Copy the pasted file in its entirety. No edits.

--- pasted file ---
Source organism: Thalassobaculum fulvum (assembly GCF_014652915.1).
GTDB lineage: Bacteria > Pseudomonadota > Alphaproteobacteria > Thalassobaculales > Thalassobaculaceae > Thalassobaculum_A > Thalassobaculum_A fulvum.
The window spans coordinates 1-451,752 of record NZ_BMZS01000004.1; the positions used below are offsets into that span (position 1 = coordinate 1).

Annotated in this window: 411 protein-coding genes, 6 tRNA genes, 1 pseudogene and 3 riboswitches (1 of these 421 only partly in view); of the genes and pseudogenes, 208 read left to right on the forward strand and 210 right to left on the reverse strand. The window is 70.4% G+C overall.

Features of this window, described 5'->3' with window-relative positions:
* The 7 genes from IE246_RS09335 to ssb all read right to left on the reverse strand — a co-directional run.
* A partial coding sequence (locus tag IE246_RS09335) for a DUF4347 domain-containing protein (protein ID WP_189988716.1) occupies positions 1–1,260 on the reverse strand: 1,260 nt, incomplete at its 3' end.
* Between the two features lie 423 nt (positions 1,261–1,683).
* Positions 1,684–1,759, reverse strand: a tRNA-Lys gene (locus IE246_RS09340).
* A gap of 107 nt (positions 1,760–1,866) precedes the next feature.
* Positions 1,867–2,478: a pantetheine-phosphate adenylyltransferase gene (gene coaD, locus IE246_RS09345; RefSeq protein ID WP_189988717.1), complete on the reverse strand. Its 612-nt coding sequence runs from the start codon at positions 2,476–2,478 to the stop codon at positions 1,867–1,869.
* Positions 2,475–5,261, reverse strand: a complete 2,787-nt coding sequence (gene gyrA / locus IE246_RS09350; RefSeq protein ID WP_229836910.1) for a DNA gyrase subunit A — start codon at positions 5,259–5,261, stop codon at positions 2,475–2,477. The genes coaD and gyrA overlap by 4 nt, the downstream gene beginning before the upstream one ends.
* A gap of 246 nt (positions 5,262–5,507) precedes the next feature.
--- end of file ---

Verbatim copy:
Source organism: Thalassobaculum fulvum (assembly GCF_014652915.1).
GTDB lineage: Bacteria > Pseudomonadota > Alphaproteobacteria > Thalassobaculales > Thalassobaculaceae > Thalassobaculum_A > Thalassobaculum_A fulvum.
The window spans coordinates 1-451,752 of record NZ_BMZS01000004.1; the positions used below are offsets into that span (position 1 = coordinate 1).

Annotated in this window: 411 protein-coding genes, 6 tRNA genes, 1 pseudogene and 3 riboswitches (1 of these 421 only partly in view); of the genes and pseudogenes, 208 read left to right on the forward strand and 210 right to left on the reverse strand. The window is 70.4% G+C overall.

Features of this window, described 5'->3' with window-relative positions:
* The 7 genes from IE246_RS09335 to ssb all read right to left on the reverse strand — a co-directional run.
* A partial coding sequence (locus tag IE246_RS09335) for a DUF4347 domain-containing protein (protein ID WP_189988716.1) occupies positions 1–1,260 on the reverse strand: 1,260 nt, incomplete at its 3' end.
* Between the two features lie 423 nt (positions 1,261–1,683).
* Positions 1,684–1,759, reverse strand: a tRNA-Lys gene (locus IE246_RS09340).
* A gap of 107 nt (positions 1,760–1,866) precedes the next feature.
* Positions 1,867–2,478: a pantetheine-phosphate adenylyltransferase gene (gene coaD, locus IE246_RS09345; RefSeq protein ID WP_189988717.1), complete on the reverse strand. Its 612-nt coding sequence runs from the start codon at positions 2,476–2,478 to the stop codon at positions 1,867–1,869.
* Positions 2,475–5,261, reverse strand: a complete 2,787-nt coding sequence (gene gyrA / locus IE246_RS09350; RefSeq protein ID WP_229836910.1) for a DNA gyrase subunit A — start codon at positions 5,259–5,261, stop codon at positions 2,475–2,477. The genes coaD and gyrA overlap by 4 nt, the downstream gene beginning before the upstream one ends.
* A gap of 246 nt (positions 5,262–5,507) precedes the next feature.